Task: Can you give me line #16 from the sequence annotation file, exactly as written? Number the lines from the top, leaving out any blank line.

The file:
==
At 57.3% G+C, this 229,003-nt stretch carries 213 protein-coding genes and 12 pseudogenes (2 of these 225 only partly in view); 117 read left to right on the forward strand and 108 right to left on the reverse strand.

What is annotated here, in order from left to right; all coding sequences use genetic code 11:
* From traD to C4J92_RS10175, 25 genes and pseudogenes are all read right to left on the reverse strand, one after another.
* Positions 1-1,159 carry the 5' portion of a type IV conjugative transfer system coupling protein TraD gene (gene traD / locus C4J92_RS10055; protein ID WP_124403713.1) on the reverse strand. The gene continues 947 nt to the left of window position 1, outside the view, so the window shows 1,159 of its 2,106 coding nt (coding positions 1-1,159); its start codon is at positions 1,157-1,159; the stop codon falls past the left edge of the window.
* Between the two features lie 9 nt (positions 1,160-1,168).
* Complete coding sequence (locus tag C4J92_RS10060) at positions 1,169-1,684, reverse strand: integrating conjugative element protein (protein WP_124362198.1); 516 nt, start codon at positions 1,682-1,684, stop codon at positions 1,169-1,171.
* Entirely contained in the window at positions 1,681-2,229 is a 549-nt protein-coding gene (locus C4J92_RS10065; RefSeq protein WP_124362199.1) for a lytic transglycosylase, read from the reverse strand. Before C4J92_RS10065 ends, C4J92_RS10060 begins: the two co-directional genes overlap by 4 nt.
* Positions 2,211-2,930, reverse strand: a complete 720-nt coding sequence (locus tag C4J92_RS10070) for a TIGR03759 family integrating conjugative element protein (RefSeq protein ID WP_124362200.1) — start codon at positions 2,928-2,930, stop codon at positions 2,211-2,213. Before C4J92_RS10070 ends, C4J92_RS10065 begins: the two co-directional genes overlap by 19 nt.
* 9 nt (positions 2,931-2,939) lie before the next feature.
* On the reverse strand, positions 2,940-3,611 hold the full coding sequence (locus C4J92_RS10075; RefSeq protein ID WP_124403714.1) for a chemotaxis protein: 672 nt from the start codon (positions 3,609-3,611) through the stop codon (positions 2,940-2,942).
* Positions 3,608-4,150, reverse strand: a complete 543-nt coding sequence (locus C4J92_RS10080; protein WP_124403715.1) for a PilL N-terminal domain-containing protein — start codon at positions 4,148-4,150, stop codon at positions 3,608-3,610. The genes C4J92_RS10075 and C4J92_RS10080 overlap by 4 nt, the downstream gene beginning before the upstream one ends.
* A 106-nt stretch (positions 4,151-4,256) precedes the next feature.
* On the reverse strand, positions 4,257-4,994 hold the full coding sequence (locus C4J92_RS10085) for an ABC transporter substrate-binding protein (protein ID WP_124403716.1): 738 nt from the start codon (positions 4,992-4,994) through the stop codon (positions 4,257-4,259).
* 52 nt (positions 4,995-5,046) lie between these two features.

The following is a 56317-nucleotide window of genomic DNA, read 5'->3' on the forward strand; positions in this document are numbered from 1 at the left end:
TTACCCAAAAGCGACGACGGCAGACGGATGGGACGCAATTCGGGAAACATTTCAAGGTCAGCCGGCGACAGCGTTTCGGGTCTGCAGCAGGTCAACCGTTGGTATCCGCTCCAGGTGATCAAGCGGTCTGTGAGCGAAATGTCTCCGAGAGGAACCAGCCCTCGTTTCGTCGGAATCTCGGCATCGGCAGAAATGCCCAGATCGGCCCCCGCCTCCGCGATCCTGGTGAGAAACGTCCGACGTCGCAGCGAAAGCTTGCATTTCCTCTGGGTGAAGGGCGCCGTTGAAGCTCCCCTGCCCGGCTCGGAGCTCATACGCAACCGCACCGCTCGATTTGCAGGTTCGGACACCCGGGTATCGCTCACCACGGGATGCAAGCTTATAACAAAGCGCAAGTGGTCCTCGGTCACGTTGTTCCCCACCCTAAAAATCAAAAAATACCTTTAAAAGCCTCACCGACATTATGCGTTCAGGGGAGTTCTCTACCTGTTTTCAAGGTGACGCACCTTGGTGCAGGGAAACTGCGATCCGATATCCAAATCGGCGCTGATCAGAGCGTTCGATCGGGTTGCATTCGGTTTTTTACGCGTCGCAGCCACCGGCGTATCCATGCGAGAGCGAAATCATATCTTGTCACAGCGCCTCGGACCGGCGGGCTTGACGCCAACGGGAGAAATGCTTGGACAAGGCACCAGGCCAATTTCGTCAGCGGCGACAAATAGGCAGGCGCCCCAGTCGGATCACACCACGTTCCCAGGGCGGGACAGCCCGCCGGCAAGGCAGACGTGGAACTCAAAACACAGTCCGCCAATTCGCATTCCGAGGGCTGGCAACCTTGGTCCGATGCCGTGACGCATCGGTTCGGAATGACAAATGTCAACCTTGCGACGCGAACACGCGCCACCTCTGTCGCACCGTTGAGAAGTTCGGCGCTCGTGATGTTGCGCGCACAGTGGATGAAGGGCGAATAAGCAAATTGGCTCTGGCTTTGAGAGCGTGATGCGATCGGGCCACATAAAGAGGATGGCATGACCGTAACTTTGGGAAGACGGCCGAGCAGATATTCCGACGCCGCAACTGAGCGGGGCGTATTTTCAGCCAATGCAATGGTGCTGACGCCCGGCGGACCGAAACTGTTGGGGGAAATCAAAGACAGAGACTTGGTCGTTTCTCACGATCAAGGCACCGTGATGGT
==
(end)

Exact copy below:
TTACCCAAAAGCGACGACGGCAGACGGATGGGACGCAATTCGGGAAACATTTCAAGGTCAGCCGGCGACAGCGTTTCGGGTCTGCAGCAGGTCAACCGTTGGTATCCGCTCCAGGTGATCAAGCGGTCTGTGAGCGAAATGTCTCCGAGAGGAACCAGCCCTCGTTTCGTCGGAATCTCGGCATCGGCAGAAATGCCCAGATCGGCCCCCGCCTCCGCGATCCTGGTGAGAAACGTCCGACGTCGCAGCGAAAGCTTGCATTTCCTCTGGGTGAAGGGCGCCGTTGAAGCTCCCCTGCCCGGCTCGGAGCTCATACGCAACCGCACCGCTCGATTTGCAGGTTCGGACACCCGGGTATCGCTCACCACGGGATGCAAGCTTATAACAAAGCGCAAGTGGTCCTCGGTCACGTTGTTCCCCACCCTAAAAATCAAAAAATACCTTTAAAAGCCTCACCGACATTATGCGTTCAGGGGAGTTCTCTACCTGTTTTCAAGGTGACGCACCTTGGTGCAGGGAAACTGCGATCCGATATCCAAATCGGCGCTGATCAGAGCGTTCGATCGGGTTGCATTCGGTTTTTTACGCGTCGCAGCCACCGGCGTATCCATGCGAGAGCGAAATCATATCTTGTCACAGCGCCTCGGACCGGCGGGCTTGACGCCAACGGGAGAAATGCTTGGACAAGGCACCAGGCCAATTTCGTCAGCGGCGACAAATAGGCAGGCGCCCCAGTCGGATCACACCACGTTCCCAGGGCGGGACAGCCCGCCGGCAAGGCAGACGTGGAACTCAAAACACAGTCCGCCAATTCGCATTCCGAGGGCTGGCAACCTTGGTCCGATGCCGTGACGCATCGGTTCGGAATGACAAATGTCAACCTTGCGACGCGAACACGCGCCACCTCTGTCGCACCGTTGAGAAGTTCGGCGCTCGTGATGTTGCGCGCACAGTGGATGAAGGGCGAATAAGCAAATTGGCTCTGGCTTTGAGAGCGTGATGCGATCGGGCCACATAAAGAGGATGGCATGACCGTAACTTTGGGAAGACGGCCGAGCAGATATTCCGACGCCGCAACTGAGCGGGGCGTATTTTCAGCCAATGCAATGGTGCTGACGCCCGGCGGACCGAAACTGTTGGGGGAAATCAAAGACAGAGACTTGGTCGTTTCTCACGATCAAGGCACCGTGATGGT